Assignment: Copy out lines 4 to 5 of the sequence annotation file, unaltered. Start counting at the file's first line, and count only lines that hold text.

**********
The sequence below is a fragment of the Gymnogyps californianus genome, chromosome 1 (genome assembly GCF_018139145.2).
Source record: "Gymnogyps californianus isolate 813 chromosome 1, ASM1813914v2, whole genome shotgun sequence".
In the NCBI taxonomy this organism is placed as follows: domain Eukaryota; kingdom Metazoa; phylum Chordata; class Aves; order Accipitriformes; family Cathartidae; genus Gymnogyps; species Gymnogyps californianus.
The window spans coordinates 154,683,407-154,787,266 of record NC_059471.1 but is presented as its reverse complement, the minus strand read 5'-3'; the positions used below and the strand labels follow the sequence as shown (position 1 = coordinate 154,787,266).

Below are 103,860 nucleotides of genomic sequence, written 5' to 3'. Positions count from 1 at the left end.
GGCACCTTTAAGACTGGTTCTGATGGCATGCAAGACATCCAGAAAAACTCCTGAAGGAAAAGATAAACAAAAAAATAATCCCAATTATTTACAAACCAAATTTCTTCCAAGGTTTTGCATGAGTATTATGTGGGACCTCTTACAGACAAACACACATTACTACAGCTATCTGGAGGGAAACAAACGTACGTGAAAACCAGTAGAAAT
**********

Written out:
The window spans coordinates 154,683,407-154,787,266 of record NC_059471.1 but is presented as its reverse complement, the minus strand read 5'-3'; the positions used below and the strand labels follow the sequence as shown (position 1 = coordinate 154,787,266).

Below are 103,860 nucleotides of genomic sequence, written 5' to 3'. Positions count from 1 at the left end.